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A Day in the Life of an Autistic Adult (Satire)

I wake up in the morning, make my cup of coffee, and have a very Autistic breakfast made up of social anxiety eggs and sensory issues toast, along with scrambled thoughts and confusion bacon and cheese. I start my mornings bright and early with Nirvana and eat my Autism breakfast. They say, "You are what you eat", but I don't remember eating Anxiety and Depression Crunch! And if you are what you eat, then that must explain why I am Autistic. It really is quite strange, when you think about it.


This is the fuel for an Autistic adult.
Autism Coffee

Getting ready for work

After breakfast, I take a shower and contemplate my very existence, wondering why the universe decided to make me so sad all the time. Anyone who is anyone knows that the universe never makes mistakes, so you just have to get used to it. After my shower, I wonder how it feels to be someone else. People who are confident in themselves and do not live in doubt are weird! What is it like to be Neurotypical? Do you ever process your entire life? Do you ever listen to the same songs on repeat? Do you ever repeat the same words or phrases over and over again? Do you fidget a lot? If you do any of these things, then you must be FAKING being neurotypical! Stop faking being neurotypical. Since I am Autistic and have a neurotypical friend, I completely understand. You're not neurotypical! Basically, please do not say these things to an Autistic person.


Working

Working is a great way to make money, am I right? Every time I have been on a job interview, the employer always asks, "Why do you want this job?" And I feel like I could answer, "Because I'm broke! Why else would I want the job? HIRE ME!" I job I have now is the seasonal brand associate at Old Navy. Being a real brand associate would be great! But working retail and customer service is like being an actor, trying to copy all the dance moves with all the others, but no one taught you how to do the dance. You just have to constantly look at everyone else to see what they are doing and try to follow suite the best you can. In fact, that is what being Autistic is like, every single day. It is so fun to get the moves or the script wrong and have the director yell at you!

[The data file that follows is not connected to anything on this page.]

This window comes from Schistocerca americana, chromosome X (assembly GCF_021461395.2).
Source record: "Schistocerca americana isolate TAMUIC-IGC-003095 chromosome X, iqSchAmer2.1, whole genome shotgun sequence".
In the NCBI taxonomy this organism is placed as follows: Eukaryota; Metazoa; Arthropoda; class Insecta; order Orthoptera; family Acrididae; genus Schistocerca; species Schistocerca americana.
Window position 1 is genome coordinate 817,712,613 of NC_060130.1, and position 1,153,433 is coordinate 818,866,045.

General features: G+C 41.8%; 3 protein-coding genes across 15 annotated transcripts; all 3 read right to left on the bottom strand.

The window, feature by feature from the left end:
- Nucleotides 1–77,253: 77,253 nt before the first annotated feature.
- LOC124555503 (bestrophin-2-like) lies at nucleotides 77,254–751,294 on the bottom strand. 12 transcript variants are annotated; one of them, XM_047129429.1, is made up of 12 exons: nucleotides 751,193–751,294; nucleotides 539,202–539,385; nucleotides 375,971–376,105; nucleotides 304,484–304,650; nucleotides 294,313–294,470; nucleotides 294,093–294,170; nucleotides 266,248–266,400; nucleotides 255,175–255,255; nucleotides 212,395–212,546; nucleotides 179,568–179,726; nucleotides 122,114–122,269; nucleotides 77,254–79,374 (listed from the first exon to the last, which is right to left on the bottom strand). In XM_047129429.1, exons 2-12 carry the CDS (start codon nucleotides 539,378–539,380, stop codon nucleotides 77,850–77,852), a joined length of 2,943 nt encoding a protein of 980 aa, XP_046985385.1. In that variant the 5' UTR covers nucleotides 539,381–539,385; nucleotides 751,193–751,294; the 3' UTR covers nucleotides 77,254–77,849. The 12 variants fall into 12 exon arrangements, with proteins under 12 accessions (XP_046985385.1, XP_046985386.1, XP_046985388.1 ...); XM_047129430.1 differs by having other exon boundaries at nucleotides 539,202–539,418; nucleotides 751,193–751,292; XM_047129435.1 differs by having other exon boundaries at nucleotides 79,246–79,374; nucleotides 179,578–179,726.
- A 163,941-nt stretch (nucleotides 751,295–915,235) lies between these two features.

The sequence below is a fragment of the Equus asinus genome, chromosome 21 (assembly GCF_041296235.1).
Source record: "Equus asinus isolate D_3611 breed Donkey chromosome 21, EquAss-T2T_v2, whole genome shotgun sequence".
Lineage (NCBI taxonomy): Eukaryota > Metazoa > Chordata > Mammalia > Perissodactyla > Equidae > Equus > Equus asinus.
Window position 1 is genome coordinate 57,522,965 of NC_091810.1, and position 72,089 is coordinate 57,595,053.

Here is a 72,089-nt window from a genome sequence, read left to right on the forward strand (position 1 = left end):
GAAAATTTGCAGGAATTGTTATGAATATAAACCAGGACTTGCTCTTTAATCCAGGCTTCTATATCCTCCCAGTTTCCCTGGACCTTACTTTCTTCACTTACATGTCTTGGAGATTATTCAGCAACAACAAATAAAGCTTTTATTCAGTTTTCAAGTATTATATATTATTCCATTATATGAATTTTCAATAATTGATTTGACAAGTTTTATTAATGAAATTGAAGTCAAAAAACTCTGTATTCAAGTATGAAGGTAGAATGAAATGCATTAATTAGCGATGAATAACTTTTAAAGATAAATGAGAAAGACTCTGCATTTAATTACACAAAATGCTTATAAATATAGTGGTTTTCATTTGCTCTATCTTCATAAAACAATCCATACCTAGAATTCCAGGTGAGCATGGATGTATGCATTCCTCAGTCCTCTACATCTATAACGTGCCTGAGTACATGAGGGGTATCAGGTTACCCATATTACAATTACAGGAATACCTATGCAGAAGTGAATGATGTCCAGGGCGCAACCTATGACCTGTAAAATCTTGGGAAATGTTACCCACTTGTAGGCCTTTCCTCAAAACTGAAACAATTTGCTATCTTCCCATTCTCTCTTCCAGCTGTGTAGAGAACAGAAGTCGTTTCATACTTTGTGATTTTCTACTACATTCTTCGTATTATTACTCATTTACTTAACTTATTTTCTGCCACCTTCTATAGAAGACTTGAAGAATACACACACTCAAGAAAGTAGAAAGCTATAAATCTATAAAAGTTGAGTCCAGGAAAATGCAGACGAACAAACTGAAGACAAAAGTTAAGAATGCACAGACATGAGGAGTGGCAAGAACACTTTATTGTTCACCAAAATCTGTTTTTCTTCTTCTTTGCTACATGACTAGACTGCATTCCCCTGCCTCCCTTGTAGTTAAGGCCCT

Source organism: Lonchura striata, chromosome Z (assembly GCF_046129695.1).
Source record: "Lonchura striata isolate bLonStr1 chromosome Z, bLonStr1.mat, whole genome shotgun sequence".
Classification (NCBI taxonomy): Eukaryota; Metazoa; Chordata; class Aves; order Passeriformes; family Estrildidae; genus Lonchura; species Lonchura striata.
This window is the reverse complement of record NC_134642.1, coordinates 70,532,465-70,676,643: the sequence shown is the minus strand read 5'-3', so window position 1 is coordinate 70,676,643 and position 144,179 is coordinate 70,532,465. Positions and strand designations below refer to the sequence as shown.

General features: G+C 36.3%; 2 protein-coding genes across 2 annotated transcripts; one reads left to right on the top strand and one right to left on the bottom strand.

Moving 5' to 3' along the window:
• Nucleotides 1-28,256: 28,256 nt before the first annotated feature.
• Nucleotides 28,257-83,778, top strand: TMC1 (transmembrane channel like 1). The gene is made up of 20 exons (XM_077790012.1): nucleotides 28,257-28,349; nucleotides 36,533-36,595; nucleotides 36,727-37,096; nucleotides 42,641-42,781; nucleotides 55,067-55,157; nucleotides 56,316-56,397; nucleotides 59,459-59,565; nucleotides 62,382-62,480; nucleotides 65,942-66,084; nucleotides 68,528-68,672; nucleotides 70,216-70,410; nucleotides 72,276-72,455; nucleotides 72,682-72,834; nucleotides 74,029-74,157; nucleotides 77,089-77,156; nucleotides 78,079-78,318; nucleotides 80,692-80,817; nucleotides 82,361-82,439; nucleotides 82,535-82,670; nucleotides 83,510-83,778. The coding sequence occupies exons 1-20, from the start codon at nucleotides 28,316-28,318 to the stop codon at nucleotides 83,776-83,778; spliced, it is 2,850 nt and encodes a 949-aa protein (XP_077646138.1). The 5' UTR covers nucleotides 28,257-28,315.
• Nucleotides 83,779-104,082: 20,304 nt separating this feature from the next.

The actors all rehearse for a play; center stage is the Autistic woman trying really hard.
Autistic actress center stage.


Coming home

When I get home, I slip into my T- shirt and take off my bra and my pants and continue to contemplate why I'm here. I love having depression and anxiety, because they are my friends and keep me company all day, every day. People without anxiety are very strange and very lonely, right? Also, people without Autism are also very weird, because they make eye-contact and make conversation. It must be interesting, to say the least. I will never understand it. Oh, well. I also take off my mask; I don't mean my corona mask. I mean that, obviously, but I really mean my Neurotypical mask that I have to wear. It's part of the costume. I am in a play that I have been rehearsing for and practicing for my whole life since I was 3 or 4. I realized I did not fit in or know any of the lines that everyone else seemed to know already.


The mask represents the mask Autistic people wear in public to be accepted and tolerated by others.
Neurotypical Mask.

The above represents what a teacher, an employer, and even some friends expect of you when you're Autistic. I wear this mask every time I go out. I just want to save everyone from the horrors of seeing my true nature. If my mask slips, my Autism shows. I am the scary learning disability having gobblin! Beware the masked shadow people! We are all coming to get you! BOO!!

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